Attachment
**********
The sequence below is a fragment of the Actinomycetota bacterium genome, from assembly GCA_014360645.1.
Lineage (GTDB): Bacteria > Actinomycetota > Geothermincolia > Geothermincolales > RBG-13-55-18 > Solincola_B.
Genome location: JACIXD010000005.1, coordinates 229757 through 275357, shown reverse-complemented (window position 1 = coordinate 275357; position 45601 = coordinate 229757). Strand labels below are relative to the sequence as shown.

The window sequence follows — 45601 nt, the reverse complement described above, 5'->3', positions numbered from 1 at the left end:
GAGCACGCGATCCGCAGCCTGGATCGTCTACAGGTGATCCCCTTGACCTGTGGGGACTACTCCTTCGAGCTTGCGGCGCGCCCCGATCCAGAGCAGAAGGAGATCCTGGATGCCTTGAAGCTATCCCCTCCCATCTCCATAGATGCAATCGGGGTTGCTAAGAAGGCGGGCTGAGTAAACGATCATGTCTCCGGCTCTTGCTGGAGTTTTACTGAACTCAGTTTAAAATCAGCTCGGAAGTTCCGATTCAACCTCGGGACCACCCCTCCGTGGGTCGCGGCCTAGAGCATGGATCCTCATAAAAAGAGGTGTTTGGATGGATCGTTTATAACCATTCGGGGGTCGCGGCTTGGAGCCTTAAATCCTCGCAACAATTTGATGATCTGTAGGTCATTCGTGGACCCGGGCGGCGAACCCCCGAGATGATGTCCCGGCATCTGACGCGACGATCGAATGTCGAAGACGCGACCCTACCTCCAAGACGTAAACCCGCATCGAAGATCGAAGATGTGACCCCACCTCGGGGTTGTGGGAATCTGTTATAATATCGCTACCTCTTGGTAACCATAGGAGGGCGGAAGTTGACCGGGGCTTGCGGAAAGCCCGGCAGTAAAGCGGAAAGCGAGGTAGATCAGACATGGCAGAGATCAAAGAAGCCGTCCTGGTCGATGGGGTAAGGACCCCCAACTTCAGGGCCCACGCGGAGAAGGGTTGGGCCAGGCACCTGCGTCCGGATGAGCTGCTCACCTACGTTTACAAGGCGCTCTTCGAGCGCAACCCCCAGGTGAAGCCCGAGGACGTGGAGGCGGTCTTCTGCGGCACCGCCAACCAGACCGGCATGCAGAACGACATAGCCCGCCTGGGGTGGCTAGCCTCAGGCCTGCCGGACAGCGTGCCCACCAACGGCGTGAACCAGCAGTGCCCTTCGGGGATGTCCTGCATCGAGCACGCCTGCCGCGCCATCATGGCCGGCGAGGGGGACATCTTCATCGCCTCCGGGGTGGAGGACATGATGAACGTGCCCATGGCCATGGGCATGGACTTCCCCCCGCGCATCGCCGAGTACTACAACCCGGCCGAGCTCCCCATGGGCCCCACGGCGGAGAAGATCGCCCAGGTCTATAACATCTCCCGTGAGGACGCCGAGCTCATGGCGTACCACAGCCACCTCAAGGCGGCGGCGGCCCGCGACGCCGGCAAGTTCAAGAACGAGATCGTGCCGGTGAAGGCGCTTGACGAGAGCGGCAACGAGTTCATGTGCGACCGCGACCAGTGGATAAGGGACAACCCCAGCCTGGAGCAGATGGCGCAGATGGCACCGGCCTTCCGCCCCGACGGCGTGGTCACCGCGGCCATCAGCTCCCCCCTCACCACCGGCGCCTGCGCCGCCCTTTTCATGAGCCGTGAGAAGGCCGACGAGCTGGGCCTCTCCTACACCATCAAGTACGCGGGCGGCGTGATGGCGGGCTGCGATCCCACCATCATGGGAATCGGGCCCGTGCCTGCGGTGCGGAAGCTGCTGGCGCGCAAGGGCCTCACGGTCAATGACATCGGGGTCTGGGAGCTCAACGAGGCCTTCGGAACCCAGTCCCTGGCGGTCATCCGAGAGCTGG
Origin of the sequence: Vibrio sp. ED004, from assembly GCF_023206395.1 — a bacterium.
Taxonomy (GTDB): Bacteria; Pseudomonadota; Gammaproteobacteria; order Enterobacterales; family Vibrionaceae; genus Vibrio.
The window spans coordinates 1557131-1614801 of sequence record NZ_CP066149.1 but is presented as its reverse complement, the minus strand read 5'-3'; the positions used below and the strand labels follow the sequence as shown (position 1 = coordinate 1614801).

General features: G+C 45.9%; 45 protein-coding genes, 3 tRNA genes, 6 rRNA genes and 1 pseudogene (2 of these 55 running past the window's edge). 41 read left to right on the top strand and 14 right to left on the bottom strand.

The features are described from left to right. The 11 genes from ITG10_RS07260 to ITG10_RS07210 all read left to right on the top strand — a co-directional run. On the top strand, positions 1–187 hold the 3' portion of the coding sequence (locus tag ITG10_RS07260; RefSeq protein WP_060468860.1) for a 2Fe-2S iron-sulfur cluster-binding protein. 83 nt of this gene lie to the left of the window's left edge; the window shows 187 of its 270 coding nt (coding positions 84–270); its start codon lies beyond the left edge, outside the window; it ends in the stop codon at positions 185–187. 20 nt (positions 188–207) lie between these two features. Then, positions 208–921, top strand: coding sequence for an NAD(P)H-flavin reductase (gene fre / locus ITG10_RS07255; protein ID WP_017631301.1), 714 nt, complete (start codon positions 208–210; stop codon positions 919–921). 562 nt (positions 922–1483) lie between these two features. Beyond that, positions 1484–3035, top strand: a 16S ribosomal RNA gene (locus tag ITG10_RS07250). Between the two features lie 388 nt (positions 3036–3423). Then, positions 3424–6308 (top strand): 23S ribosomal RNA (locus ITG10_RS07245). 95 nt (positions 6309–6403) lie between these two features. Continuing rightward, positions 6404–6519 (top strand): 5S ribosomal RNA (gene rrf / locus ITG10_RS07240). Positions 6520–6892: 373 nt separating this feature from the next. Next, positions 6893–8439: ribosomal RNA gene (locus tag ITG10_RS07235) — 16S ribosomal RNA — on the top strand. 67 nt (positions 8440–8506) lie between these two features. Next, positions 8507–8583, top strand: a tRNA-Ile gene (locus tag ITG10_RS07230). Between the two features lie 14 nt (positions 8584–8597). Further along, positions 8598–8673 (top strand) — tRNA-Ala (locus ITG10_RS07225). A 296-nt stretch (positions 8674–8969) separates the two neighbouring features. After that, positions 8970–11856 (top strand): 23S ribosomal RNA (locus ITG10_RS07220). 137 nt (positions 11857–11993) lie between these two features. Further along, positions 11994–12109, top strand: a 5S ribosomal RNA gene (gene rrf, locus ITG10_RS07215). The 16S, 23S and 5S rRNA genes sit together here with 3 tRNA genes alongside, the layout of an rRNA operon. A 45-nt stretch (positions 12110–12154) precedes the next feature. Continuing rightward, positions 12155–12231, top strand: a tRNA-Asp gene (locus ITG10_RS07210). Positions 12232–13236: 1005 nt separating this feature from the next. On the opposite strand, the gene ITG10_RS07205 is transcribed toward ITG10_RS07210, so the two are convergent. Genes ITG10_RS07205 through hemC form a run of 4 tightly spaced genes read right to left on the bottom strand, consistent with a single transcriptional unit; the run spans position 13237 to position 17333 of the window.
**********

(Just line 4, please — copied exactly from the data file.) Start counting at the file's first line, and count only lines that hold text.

The window sequence follows — 45601 nt, the reverse complement described above, 5'->3', positions numbered from 1 at the left end: